Moving to non-abelian groups like $GL(2,\mathbb{C}),$ I already have no precise idea what might be going on. In this case, line bundles over the moduli space of stable $G$-bundles are a very important object, and subsequent objects like generalized Theta functions play an important role, for example in the Verlinde formula. It's possible that hidden inside these ideas I should find the differential operators I am seeking, but this is the point of my question.

Refined question: Is there a commuting family of differential operators on the space of stable $G$-bundles which corresponds to the Beilinson-Drinfeld construction, which has a formulation in terms of generalized theta functions etc.

In an attempt to not be a total idiot, I understand that in the Beilinson-Drinfeld application, they're focusing on $G$-bundles which are very unstable, those corresponding to $G$-opers, and therefore the stack point of view is essential. In this vein, I'm not asking for an explanation of their work which can be understood in the language of stable bundles. I'm just asking if their construction produces something interesting, perhaps already studied before, when restricted to the space of stable bundles.

I apologize if this is a series of paragraphs, each compounding the next, resulting in a question that makes no sense. If this is not the case, I appreciate any responses, and thank you for reading to the end.


1 Answer 1


Answer is Yes for all. These commuting differential operators can be defined, on the moduli space of stable bundles and written in theta functions terms (but it might not be illuminating or suggestive). In GL(1) case it is just "free system" just $H_i = \partial_i^2$ on the Jacobian. I'll give refrences below.

Sometimes in Russia we say: "Всё гениальное просто", meaning "All genius things are simple", so let me try to comment how one probably should think on that in the spirit of that saying.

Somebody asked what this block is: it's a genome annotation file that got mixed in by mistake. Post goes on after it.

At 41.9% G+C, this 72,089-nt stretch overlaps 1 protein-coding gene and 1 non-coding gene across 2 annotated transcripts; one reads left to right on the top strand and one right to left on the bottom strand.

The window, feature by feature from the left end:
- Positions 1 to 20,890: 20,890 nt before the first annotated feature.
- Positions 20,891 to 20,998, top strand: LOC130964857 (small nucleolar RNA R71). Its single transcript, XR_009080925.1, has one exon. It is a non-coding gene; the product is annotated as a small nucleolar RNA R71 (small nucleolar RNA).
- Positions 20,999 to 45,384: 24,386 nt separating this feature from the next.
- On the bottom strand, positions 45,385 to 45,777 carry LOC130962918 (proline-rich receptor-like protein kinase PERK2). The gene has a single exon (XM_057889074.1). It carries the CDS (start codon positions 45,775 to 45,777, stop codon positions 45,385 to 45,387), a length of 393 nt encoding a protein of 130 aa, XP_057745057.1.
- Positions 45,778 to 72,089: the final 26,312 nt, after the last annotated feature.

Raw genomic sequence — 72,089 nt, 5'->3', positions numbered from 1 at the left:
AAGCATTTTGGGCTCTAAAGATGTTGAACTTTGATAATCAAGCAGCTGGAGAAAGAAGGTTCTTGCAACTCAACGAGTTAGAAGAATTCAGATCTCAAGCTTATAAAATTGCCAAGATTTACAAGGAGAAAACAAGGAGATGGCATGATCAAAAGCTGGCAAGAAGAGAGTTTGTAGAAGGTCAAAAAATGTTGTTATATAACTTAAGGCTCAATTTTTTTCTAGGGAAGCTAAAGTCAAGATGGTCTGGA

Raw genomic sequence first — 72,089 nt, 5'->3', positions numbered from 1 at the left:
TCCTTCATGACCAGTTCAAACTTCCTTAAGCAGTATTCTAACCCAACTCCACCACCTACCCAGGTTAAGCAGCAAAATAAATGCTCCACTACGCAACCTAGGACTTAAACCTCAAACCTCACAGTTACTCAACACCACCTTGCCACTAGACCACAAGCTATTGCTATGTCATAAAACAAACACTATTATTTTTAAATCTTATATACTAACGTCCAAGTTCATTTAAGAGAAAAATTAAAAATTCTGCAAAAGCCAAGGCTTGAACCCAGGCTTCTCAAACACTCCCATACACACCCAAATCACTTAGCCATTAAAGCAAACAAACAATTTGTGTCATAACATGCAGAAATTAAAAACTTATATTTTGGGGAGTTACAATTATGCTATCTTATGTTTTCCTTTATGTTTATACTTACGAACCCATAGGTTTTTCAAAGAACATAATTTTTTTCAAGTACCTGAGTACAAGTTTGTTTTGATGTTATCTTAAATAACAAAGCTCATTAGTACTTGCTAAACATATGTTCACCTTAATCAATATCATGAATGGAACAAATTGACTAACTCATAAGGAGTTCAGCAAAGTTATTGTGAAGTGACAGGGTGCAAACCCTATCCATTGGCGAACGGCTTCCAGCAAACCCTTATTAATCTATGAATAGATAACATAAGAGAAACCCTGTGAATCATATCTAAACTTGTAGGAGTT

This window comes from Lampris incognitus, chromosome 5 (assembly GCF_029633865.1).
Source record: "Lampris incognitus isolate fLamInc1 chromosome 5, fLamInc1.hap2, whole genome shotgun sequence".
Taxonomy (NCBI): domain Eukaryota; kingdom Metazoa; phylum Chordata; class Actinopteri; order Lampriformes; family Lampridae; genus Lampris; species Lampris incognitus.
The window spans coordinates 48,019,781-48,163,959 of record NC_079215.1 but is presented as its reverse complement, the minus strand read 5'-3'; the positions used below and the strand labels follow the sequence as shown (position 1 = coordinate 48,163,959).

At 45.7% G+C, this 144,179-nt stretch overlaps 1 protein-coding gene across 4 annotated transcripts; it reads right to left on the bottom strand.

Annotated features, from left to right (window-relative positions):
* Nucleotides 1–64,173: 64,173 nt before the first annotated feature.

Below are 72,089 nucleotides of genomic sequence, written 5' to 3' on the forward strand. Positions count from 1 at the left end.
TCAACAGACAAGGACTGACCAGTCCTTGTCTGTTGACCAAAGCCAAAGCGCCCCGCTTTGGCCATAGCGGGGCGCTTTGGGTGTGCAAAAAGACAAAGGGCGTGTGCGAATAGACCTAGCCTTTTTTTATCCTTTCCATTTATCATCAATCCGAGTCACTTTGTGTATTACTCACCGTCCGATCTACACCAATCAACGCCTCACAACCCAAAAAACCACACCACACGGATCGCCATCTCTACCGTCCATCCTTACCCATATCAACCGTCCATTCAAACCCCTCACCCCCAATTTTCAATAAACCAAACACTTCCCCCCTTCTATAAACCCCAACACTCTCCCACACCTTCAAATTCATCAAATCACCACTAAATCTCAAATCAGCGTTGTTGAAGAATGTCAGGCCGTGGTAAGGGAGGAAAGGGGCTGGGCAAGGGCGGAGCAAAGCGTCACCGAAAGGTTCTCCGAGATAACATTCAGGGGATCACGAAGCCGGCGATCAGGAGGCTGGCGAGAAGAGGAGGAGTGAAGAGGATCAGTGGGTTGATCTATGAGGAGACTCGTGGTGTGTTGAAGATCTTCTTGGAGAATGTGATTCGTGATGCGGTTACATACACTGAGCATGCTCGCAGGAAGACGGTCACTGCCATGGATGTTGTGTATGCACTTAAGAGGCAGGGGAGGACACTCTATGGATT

Step 0. Everybody knows that $Tr(M^k)$ or $det(M-x)$ are invariant with respect to GL(n) action on matrices by conjugation.

So can guess:

Step 1. Universal envelopping algebra of $U(gl(n))$ has a center generated by these "slightly quantized" $Tr(M^k)$ or $det(M-x)$ and respectively they give commuting operators on $GL(n)$, (which are toy-model for Beilinson-Drinfeld-Hitchin operators). That is general for any Lie group: Lie algebra $g$ are vector fields on group, $U(g)$ are differential operators, (and S(g) functions on $T^*G$ ).

And we are here:

Step 2: consider loop group/algebra $GL((z))$, universal envelopping algebra of $U(gl((z))$ has a center generated by these "slightly quantized" $Tr(M(z)^k)$ or $det(M(z)-x)$, (here "slightly" is some 20 years long story, which I took part [CT06], but let us concentrate on the spirit). Again center of universal enveloping is the same as bi-invartiant differential operators on the group GL((z)). And these are true "universal" Beilinson-Drinfeld-Hitchin operators.

Finally, to G-bundles (which actually not the essence of the story).

Step 3. Nowadays "standard" trick is to represent $Bun_G = G_{out}\backslash GL((z))/G_{in}$ where $G_{out}$ are $G$-valued functions holomorphic outside point some point $p$, and $G_{in}$ are holomophic in neighbourhood of $p$. (It is specific for curves that every bundle is trivial on curve minus point (since curve minus point is affine manifold) and so we have such representations).